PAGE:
At the Association of Colleges' conference in Birmingham in the autumn, a consistent and familiar message kept cropping up. Further education needs a better image with both the Government and the public. John Brennan, Sir Andrew Foster and Alastair Campbell were among those who argued this.
In fact I believe that political capital is high at the moment. FE and vocational training and skills are clear priorities in mainstream political thinking. The Learning and Skills Council's Agenda for Change and the review of FE both put colleges in the limelight.
However, this is not the prevailing view. With yet another stage of structural reform complete, it is time to return to the vexed issue of the purpose of colleges.
In the 1970s, when I was a lecturer at Southgate college, our mission was to offer a high-quality technical education, although of course we did much more.
The vision for tertiary education was always about offering access, opportunity and a second chance. Currently, as Sir Andrew Foster's independent review of FE, launched at the AoC conference, attests, there is a lack of clarity about the fundamental purpose.
FE colleges have an economic mission with inclusive values. By giving the vision an economic basis, the importance of skills, prosperity and employability are emphasised.
The entire learning and skills sector is vital to creating a competitive global economy. Describing FE's purpose in these terms does not underplay the contribution it makes to other agendas across government - neighbourhood renewal, social inclusion and cohesion and health. In particular, it does not underestimate the importance of inclusion.
There is a feeling that the FE brand is weak. Certainly, organisations are moving away from the label towards "learning and skills".
A long-running argument is that whereas schools and universities have distinctive products - GCSEsA-levels (soon the diploma) and degrees - their awards are actually the branded products of the awarding bodies, which "own" and design the products the sector delivers. Would FE colleges have a stronger identity if they designed and awarded their own qualifications?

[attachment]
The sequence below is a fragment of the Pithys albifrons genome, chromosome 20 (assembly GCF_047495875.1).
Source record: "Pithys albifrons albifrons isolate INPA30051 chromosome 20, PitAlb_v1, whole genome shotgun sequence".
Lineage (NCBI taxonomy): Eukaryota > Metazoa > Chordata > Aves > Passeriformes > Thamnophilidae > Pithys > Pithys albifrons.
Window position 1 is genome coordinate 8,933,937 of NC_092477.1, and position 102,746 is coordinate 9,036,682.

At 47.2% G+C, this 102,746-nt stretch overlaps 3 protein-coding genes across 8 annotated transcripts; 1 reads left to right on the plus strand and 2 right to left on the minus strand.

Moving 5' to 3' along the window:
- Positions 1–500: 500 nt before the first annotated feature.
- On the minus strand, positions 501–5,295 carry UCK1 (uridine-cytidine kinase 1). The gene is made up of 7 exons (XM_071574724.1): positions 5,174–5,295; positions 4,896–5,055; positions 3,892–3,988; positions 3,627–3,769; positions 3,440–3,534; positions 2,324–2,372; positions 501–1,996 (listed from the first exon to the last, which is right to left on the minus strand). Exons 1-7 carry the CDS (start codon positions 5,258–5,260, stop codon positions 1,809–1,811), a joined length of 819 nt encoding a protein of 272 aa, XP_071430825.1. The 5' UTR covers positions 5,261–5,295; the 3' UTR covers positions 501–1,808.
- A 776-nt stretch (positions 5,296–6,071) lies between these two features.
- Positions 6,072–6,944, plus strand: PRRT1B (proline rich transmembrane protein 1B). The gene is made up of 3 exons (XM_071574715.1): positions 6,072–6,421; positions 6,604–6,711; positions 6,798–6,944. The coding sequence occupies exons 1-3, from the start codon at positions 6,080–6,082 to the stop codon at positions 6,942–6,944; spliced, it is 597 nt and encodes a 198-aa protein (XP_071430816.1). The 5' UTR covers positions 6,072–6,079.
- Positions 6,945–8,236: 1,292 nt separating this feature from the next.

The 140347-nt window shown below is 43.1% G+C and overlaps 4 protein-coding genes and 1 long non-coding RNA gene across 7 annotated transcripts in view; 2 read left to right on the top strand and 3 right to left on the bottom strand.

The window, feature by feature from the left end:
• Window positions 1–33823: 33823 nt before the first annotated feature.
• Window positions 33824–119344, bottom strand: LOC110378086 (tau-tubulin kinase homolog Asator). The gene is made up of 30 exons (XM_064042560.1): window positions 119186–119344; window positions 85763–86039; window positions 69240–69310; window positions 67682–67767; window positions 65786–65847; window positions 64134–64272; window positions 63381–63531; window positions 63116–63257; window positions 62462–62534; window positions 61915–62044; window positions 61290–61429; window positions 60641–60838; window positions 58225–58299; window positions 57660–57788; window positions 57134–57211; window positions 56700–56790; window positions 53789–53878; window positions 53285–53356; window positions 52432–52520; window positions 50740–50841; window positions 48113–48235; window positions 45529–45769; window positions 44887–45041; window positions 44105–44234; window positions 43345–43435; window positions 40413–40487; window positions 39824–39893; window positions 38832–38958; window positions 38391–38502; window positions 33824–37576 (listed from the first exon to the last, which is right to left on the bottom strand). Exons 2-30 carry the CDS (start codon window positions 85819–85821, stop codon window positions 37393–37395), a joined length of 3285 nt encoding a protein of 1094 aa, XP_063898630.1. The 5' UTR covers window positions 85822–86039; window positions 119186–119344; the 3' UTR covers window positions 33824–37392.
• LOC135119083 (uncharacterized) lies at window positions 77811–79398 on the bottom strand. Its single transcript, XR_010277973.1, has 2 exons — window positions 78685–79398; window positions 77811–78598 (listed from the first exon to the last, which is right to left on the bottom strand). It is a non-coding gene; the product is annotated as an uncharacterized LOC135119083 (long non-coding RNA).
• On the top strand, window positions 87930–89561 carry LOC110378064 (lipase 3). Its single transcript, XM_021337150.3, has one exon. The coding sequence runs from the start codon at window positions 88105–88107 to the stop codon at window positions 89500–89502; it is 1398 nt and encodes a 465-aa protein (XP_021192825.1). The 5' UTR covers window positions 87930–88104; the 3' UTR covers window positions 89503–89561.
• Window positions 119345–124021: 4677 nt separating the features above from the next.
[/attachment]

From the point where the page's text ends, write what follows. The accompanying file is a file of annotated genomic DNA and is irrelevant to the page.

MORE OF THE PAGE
Colleges lack authority but are excellent at dealing with students, employers and local LSCs. However, the Department for Education and Skills's vision of a self-assessing and self-regulating sector is clearly consistent with the notion of authority.
So how can we redefine colleges in a way that demonstrates what we add and affords the authority required to make a difference? In the 1990s, briefly, the bottom-line was all about growth and money. Recently, performance measures have shifted to a near-obsession with inspection and success rates.
But inspection and results do not give an adequate account of what colleges contribute. We need a more holistic assessment of their contribution and of the public value that colleges create - what they do for individuals, economies and society.
Such an assessment could provide colleges with a more authoritative psychology about themselves, their worth and their economic and public value to society. It would confirm our importance to the Treasury but also attract top staff to the sector, keep them there, and have them serve as advocates for the organisations they work in.
A focus on public value would mean a positive articulation of a clear purpose and represent a serious attempt to move on from the current situation, where the contribution of colleges to society and the economy is hugely underestimated and widely misunderstood.
The FE review provides the opportunity to display clarity of mission, and we would be doing this in a positive way to gain a larger share of the public purse. If we can put this together, then who would argue against investing in FE?
Chris Hughes is former chief executive of the Learning and Skills Development Agency. The inquiry into adult learning in FE was launched by the National Institute of Adult Continuing Education